Podcast: Has sickle cell disease met its match in CRISPR gene editing?

ui health validates cure for sickle cell in adults healthinnovations
Sickle-cell disease, sickle-cell anaemia, is a recessive genetic blood disorder characterized by red blood cells that assume an abnormal, sickle shape. Image: Science Picture Co./Corbis

Sickle cell disease (SCD) is an inherited condition that predominantly affects people of African descent. The disease results in chronic pain and early death and is caused by a misfolding of oxygen-toting hemoglobin, a central protein in red blood cells. Declining mortality rates in young children show that progress has been made against SCD, but the condition still afflicts roughly 100,000 Americans and can cost upwards of $15,000 to treat, according to the Centers for Disease Control (CDC).

While a cure has so far eluded researchers, advances in human gene-editing technology are poised to put SCD in check. Vertex Pharmaceuticals and the CRISPR Therapeutics companies have developed a therapy that allows doctors to edit stem cells to produce fetal instead of adult mutant hemoglobin. The engineered stem cells are returned to the patient, who then manufactures fetal hemoglobin in their own blood cells, potentially curing the disease. Clinical trials to evaluate the safety and efficacy of the treatment have just begun.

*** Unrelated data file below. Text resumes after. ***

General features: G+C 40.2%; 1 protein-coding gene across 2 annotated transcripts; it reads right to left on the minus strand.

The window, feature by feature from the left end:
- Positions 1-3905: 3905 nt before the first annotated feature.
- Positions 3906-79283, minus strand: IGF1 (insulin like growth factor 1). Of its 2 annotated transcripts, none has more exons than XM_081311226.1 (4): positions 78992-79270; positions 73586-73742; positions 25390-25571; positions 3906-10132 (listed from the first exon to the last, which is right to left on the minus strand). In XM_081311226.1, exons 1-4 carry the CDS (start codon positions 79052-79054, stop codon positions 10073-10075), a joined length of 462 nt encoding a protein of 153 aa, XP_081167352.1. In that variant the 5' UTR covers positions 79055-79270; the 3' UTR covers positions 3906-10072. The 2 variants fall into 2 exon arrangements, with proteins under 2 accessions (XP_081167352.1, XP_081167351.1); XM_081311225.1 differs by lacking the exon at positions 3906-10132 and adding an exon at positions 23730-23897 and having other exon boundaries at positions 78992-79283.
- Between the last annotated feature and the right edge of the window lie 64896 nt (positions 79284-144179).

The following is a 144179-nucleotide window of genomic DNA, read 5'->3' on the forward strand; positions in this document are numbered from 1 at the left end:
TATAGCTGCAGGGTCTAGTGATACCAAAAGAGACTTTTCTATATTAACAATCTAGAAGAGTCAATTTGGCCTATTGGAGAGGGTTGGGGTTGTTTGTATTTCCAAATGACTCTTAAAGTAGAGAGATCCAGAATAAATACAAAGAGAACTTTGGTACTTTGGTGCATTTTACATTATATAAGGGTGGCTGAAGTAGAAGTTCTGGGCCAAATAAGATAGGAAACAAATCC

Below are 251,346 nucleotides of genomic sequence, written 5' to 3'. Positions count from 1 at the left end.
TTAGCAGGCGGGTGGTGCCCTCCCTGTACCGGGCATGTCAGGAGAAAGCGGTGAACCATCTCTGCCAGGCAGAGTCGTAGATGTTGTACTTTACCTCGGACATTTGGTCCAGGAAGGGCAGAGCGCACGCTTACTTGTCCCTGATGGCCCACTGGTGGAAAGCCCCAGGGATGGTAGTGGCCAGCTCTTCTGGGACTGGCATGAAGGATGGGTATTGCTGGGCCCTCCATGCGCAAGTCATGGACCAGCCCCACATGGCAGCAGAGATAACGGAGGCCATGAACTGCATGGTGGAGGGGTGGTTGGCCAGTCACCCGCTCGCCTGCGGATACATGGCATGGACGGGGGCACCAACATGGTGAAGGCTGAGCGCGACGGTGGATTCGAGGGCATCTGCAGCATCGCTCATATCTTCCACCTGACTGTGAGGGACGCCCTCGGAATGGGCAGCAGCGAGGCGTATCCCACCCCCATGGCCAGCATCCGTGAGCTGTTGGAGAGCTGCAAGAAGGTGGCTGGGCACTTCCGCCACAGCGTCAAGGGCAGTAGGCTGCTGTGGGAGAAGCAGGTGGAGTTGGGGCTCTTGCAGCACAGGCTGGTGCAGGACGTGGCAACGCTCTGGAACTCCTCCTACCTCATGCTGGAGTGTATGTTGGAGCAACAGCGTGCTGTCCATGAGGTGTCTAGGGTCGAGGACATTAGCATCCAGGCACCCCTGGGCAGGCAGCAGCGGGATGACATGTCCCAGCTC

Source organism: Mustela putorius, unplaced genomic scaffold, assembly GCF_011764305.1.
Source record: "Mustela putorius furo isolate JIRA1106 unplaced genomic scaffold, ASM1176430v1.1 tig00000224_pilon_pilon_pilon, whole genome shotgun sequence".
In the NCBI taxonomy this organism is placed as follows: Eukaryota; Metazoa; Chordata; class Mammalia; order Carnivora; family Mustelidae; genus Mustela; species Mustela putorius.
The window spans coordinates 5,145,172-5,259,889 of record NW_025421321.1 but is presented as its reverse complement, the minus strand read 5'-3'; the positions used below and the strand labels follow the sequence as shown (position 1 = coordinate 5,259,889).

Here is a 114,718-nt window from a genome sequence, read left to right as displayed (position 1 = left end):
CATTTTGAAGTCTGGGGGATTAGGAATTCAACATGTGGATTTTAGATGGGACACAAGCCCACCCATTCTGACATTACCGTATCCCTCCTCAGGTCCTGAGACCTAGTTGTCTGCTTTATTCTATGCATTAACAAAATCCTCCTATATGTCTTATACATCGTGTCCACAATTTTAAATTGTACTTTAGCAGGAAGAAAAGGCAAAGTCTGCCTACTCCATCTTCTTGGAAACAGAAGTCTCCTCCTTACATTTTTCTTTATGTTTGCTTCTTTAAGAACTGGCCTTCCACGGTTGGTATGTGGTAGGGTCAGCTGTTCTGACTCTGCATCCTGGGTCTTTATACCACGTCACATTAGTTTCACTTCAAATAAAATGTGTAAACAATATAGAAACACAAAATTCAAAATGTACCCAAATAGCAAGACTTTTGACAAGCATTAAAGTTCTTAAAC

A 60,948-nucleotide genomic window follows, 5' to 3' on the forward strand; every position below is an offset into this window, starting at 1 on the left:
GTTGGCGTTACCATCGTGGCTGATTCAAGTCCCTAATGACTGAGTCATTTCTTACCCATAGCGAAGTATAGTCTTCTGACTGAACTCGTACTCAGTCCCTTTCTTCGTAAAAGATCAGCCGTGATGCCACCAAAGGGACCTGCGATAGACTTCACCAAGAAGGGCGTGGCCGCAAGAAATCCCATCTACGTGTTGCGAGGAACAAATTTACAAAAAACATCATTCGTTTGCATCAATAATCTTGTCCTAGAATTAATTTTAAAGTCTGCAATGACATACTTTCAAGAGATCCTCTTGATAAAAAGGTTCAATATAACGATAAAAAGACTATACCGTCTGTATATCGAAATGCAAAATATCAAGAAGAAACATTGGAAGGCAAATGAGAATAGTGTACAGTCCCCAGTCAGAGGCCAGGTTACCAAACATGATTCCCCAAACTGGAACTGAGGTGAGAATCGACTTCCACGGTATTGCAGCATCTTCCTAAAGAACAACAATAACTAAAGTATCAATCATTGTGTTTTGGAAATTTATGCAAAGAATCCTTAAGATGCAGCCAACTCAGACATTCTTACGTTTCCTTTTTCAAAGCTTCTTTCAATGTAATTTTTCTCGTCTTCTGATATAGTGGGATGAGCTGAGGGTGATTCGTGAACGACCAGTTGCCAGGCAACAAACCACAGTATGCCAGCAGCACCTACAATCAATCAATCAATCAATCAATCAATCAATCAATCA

Related article:  Viewpoint: Europe can't produce enough food if it cuts use of farm chemicals but opposes gene editing

On this episode of Talking Biotech, Dr. Brenda Eustace, director of discovery research at Vertex, joins University of Florida plant geneticist Kevin Folta to discuss this promising sickle cell treatment that could bring needed relief to millions of people worldwide.


 Brenda Eustace is the Director and Head of Discovery Biology at Vertex Pharmaceuticals. Follow Vertex on Twitter @VertexPharma

Kevin M. Folta is a professor in the Horticultural Sciences Department at the University of Florida. Follow professor Folta on Twitter @kevinfolta and email your questions to [email protected]

The Talking Biotech podcast, produced by Kevin Folta, is available for listening or subscription:

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